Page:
The Prestige of Small Payroll Baseball – Tampa Bay Rays 2008-10
This is the 4th and final article in a series of articles examining how small payroll teams have found success in recent years. The goal is to try and determine what methods were successful in an attempt for the Pirates to emulate them. The Minnesota Twins were the first team studied, the Texas Rangers were the second team, and the San Diego Padres were the third team, in case you want to see the methodology of these articles.
The Tampa Bay Devil Rays (as they were called in their formative years) started play in 1998 along with the Arizona Diamondbacks. But unlike their expansion brother, the Devil Rays never tasted the sweet smell of success until 11 seasons into their history in 2008. In fact, the Devil Rays were fairly embarrassing and incompetent on the field, acting more as a repository for aging and faded veterans…which fit in nicely with being in the retirement capital of the state of Florida.
The Devil Rays inaugural GM was the amazingly incompetent Chuck Lamar. Lamar could never decide if the Devil Rays were to be built from the ground up with a youth movement (rushing BJ Upton and Dewon Brazelton) or be a team of gritty veterans (Wade Boggs, Gerald Williams, Greg Vaughn, Jose Canseco, Fred McGriff). So he failed at all facets of the majors. But Lamar was good at building a farm system. The Devil Rays, due to habitually being at the top of the draft, were able to draft many of the pieces that helped fuel their recent run of success from 2008-2010.
In October 2005, however, their fortunes changed when young hotshot investment banker Stuart Sternberg bought the team from the Vince Namoli ownership group. Sternberg installed an even younger hotshot in Andrew Friedman to be his VP of Baseball Operations, essentially the General Manager. Once Friedman arrived, all it took was a key trade and have two face-of-the-franchise players to fall into their lap in the draft. No problem.
In 2007, the Devil Rays bumbled their way to another sub-70 win season at 66-96. In fact, the Devil Rays from their inception in 1998 to 2007 only had one season of more than 69 wins (70 wins in 2004). After the season, Sternberg decided to exorcise the demons from the team and drop the “Devil” from the team name and change the uniforms. It was meant to make the team a little more fan friendly. Either that or he’s a real hard-core atheist.
So in 2008, everyone expected the same old level of incompetence from the new-look Rays. The only problem was that they went 97-65 (a 31 win improvement from the previous year) and went to the World Series. And by the way, they did it on a payroll of $43.7 million, good for 29th out of 30 teams. How did they do it?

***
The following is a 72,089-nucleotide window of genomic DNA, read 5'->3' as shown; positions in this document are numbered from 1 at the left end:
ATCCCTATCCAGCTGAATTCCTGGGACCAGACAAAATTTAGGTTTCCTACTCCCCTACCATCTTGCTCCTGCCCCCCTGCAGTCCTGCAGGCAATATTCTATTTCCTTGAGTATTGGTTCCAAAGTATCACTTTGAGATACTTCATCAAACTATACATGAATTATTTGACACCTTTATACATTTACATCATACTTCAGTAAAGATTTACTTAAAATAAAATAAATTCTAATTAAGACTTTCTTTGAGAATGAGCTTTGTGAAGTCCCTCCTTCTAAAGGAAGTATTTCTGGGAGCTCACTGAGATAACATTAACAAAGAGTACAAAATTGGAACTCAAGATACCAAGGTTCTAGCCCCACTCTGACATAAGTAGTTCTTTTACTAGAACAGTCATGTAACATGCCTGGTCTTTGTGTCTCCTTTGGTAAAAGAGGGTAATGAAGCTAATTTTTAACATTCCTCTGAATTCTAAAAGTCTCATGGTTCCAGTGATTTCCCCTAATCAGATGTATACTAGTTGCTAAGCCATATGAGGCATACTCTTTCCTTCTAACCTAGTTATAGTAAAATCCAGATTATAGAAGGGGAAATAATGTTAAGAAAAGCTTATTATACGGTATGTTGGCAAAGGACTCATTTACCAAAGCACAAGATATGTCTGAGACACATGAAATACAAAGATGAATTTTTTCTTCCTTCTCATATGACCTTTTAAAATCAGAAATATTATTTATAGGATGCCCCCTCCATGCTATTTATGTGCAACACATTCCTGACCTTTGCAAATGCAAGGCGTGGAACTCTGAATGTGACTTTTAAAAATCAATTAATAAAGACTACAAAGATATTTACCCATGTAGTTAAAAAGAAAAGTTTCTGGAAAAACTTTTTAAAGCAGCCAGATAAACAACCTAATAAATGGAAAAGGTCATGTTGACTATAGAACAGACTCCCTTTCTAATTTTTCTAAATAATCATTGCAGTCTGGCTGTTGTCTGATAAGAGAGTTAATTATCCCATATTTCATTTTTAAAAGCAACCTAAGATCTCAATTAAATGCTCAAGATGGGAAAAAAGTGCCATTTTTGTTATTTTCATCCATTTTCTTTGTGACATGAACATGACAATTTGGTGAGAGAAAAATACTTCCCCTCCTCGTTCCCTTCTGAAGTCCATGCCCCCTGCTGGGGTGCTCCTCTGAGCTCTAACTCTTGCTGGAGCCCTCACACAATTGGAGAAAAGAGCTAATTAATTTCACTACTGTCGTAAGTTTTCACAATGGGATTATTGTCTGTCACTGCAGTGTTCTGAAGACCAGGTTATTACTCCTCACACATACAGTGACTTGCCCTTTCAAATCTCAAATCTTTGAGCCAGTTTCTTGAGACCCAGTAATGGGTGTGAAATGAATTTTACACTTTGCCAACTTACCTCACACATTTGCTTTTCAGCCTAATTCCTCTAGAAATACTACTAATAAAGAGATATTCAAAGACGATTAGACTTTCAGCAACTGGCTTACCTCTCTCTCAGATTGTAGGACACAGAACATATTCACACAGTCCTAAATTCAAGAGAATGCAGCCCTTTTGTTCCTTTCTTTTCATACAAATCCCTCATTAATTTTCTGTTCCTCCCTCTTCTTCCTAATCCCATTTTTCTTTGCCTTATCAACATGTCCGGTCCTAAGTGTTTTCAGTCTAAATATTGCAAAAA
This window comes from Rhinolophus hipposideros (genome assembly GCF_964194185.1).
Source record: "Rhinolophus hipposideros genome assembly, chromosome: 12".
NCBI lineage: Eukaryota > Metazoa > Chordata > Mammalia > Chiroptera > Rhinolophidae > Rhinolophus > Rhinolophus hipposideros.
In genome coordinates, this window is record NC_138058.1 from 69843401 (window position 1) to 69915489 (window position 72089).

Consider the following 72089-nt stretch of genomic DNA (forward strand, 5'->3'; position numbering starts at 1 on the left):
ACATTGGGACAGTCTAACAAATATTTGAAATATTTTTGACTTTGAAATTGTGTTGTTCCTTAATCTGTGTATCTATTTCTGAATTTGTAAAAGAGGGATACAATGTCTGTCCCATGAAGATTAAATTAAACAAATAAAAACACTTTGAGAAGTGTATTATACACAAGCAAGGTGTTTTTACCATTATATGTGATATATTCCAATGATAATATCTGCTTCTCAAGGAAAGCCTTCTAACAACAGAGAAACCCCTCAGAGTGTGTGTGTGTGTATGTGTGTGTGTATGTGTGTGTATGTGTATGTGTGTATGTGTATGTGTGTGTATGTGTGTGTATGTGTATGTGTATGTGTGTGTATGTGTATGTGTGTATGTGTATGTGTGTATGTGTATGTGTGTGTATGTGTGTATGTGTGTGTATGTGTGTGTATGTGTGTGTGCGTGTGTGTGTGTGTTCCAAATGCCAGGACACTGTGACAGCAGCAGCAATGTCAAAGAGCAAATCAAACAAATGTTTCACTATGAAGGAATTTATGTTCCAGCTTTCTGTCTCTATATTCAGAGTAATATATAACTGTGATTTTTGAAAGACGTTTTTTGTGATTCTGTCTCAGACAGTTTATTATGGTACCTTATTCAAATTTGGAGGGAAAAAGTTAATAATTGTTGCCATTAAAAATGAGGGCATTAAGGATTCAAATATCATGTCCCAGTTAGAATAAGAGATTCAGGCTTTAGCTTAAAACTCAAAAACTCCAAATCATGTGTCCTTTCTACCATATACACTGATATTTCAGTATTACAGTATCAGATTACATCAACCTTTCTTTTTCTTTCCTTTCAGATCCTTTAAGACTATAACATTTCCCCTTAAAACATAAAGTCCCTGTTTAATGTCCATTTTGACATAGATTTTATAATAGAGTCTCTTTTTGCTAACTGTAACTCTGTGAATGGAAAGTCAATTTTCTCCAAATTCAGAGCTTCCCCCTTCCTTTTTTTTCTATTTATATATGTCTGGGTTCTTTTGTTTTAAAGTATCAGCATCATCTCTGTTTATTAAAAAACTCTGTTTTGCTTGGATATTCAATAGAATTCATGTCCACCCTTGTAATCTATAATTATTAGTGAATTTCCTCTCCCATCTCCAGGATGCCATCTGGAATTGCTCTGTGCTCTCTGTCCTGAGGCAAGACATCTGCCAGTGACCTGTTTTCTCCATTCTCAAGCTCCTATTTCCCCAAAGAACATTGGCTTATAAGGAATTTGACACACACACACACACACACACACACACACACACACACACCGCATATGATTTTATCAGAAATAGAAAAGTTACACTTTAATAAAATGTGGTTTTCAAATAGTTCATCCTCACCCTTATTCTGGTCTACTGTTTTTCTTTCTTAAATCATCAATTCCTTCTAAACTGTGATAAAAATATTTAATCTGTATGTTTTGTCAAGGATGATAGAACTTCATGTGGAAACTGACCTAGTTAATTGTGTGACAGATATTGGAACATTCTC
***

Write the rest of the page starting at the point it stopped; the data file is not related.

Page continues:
In 2003, the Rays drafted Delmon Young first overall. Young was a highly followed draft pick from the time he was a young teenager. He and BJ Upton (drafted 2nd overall the year before) were going to be the cornerstones of the future Rays. But Delmon Young had serious attitude problems and never quite developed as expected. So in November 2007, Young was traded to the Minnesota Twins, along with Brendan Harris and Jason Pridie, for Matt Garza, Jason Bartlett, and Eduardo Morlan. In the first article of this series, I showed how by using WAR this trade was a complete slam-dunk for the Rays.
In the same year of 2007, the Rays (once again drafting 1st overall) took David Price with their pick. Price barnstormed through the minors in his first full year of 2008 and was able to help the Rays down the stretch for their playoff run. One year prior in 2006, the Rays had third baseman Evan Longoria fall into their laps as the 3rd overall pick. Longoria arrived to stay in Tampa in late April 2008 and immediately signed the most team-friendly contract in all of baseball (6 years, $17.5M thru 2013 with club options from 2014-16).
The offense for the Rays in 2008 looked something like this (players 2008 season age in parentheses as well as method obtained):
Carlos Pena (30, FA in 2007) .247/.377/.494 (871 OPS, 129 OPS+)
Evan Longoria (22, draft 1st round 2006) .272/.343/.531 (874 OPS, 127 OPS+)
Cliff Floyd (35, FA in 2007) .268/.349/.455 (804 OPS, 111 OPS+)
BJ Upton (23, draft 1st round 2002) .273/.383/.401 (784 OPS, 108 OPS+)
The Rays also got a nice part-time contribution from Jason Bartlett (844 OPS, 120 OPS+ in 62 games). Absent from this offensive stars list is Carl Crawford (26, draft 2nd round 1999), who had a down year in 2008. He only put up a triple slash of .273/.319/.400 (719 OPS, 89 OPS+).
The pitching was an interesting mix of homegrown talents and players obtained in lopsided trades in the Rays’ favor.
James Shields (26, draft 16th round 2000) 14-8, 3.56 ERA, 215 IP, 208 H, 1.7 BB/9, 6.7 K/9
Andy Sonnanstine (25, draft 13th round 2004) 13-9, 4.38 ERA, 193 IP, 212 H, 1.7 BB/9, 5.8 K/9
Matt Garza (24, trade with MIN 2007) 11-9, 3.70 ERA, 184 IP, 170 H, 2.9 BB/9, 6.2 K/9